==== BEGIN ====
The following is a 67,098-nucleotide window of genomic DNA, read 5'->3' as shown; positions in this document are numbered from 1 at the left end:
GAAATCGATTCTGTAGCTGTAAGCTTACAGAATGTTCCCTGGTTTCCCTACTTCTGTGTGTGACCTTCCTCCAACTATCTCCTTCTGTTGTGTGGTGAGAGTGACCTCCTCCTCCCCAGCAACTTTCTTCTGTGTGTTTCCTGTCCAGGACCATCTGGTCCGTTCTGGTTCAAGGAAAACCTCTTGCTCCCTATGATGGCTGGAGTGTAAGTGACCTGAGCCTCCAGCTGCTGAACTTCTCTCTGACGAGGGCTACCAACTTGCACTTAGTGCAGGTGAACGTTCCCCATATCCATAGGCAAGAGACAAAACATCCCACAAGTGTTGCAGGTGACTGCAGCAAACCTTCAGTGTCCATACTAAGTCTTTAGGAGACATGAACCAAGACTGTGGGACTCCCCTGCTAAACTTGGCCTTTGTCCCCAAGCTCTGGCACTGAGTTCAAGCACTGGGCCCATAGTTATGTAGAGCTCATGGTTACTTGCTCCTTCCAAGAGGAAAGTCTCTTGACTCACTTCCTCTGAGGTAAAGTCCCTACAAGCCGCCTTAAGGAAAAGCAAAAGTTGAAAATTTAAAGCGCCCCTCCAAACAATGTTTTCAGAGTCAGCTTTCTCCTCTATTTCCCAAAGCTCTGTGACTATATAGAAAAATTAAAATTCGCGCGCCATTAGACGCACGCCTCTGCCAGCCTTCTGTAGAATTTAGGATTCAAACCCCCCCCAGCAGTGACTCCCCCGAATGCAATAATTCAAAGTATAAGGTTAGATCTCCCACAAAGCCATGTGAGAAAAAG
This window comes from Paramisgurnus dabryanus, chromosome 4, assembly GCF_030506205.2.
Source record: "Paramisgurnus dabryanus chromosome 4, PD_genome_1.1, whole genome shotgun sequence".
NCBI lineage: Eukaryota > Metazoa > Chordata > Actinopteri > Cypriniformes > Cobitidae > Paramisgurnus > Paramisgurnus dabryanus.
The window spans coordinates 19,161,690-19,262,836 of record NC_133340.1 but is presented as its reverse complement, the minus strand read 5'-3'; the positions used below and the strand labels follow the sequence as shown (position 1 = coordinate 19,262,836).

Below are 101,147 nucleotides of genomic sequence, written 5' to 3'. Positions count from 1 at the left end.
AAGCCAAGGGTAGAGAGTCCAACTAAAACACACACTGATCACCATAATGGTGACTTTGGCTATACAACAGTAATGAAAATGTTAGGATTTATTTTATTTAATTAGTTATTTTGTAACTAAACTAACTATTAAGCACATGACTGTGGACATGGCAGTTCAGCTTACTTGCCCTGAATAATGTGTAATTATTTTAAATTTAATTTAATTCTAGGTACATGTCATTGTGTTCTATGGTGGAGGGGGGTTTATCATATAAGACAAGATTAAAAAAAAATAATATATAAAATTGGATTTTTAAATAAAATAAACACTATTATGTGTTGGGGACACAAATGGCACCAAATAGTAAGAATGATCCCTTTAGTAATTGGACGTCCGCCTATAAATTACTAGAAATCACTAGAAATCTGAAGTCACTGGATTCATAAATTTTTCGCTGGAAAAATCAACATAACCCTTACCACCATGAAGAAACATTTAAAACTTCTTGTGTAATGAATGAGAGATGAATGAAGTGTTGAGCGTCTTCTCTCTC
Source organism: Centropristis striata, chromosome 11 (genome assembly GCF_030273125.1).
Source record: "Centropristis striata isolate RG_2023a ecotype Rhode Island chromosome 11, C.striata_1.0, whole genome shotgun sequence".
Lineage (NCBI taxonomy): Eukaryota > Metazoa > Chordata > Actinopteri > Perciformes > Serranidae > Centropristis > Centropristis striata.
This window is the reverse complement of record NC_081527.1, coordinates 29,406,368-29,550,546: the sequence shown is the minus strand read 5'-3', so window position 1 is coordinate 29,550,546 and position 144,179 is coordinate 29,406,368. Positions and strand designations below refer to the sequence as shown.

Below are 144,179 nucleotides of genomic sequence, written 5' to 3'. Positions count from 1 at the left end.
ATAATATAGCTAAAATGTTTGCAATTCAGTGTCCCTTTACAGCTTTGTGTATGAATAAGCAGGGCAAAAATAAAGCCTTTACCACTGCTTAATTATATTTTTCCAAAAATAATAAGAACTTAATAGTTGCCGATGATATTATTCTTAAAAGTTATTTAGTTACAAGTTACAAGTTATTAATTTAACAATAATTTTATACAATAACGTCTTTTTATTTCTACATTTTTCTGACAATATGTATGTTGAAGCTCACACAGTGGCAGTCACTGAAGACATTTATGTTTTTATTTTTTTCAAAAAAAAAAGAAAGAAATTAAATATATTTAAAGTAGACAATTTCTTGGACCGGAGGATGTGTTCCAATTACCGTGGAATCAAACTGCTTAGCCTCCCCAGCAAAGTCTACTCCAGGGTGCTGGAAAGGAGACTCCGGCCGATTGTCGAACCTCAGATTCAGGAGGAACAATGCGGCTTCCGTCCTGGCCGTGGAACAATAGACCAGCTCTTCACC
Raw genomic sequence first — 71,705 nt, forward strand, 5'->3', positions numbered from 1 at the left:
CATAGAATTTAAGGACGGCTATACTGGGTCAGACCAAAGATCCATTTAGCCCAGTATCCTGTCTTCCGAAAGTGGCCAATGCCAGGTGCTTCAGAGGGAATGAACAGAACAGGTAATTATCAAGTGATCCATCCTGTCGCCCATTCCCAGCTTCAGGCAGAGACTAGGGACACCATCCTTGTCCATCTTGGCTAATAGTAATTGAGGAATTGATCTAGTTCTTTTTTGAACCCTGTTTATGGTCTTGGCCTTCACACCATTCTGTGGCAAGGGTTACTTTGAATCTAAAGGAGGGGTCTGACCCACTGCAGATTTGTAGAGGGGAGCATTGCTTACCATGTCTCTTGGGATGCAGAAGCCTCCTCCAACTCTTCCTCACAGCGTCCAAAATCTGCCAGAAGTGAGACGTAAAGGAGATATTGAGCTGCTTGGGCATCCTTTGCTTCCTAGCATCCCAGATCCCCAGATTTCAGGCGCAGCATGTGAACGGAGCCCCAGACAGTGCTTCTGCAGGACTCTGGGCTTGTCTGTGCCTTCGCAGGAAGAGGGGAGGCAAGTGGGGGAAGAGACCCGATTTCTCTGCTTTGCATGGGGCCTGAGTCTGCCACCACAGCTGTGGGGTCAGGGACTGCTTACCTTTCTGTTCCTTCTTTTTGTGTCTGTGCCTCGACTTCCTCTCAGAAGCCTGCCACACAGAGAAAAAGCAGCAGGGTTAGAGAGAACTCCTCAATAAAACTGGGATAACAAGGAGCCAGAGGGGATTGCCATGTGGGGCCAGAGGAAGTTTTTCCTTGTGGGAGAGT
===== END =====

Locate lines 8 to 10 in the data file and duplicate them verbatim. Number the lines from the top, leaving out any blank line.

AAGCCAAGGGTAGAGAGTCCAACTAAAACACACACTGATCACCATAATGGTGACTTTGGCTATACAACAGTAATGAAAATGTTAGGATTTATTTTATTTAATTAGTTATTTTGTAACTAAACTAACTATTAAGCACATGACTGTGGACATGGCAGTTCAGCTTACTTGCCCTGAATAATGTGTAATTATTTTAAATTTAATTTAATTCTAGGTACATGTCATTGTGTTCTATGGTGGAGGGGGGTTTATCATATAAGACAAGATTAAAAAAAAATAATATATAAAATTGGATTTTTAAATAAAATAAACACTATTATGTGTTGGGGACACAAATGGCACCAAATAGTAAGAATGATCCCTTTAGTAATTGGACGTCCGCCTATAAATTACTAGAAATCACTAGAAATCTGAAGTCACTGGATTCATAAATTTTTCGCTGGAAAAATCAACATAACCCTTACCACCATGAAGAAACATTTAAAACTTCTTGTGTAATGAATGAGAGATGAATGAAGTGTTGAGCGTCTTCTCTCTC
Source organism: Centropristis striata, chromosome 11 (genome assembly GCF_030273125.1).
Source record: "Centropristis striata isolate RG_2023a ecotype Rhode Island chromosome 11, C.striata_1.0, whole genome shotgun sequence".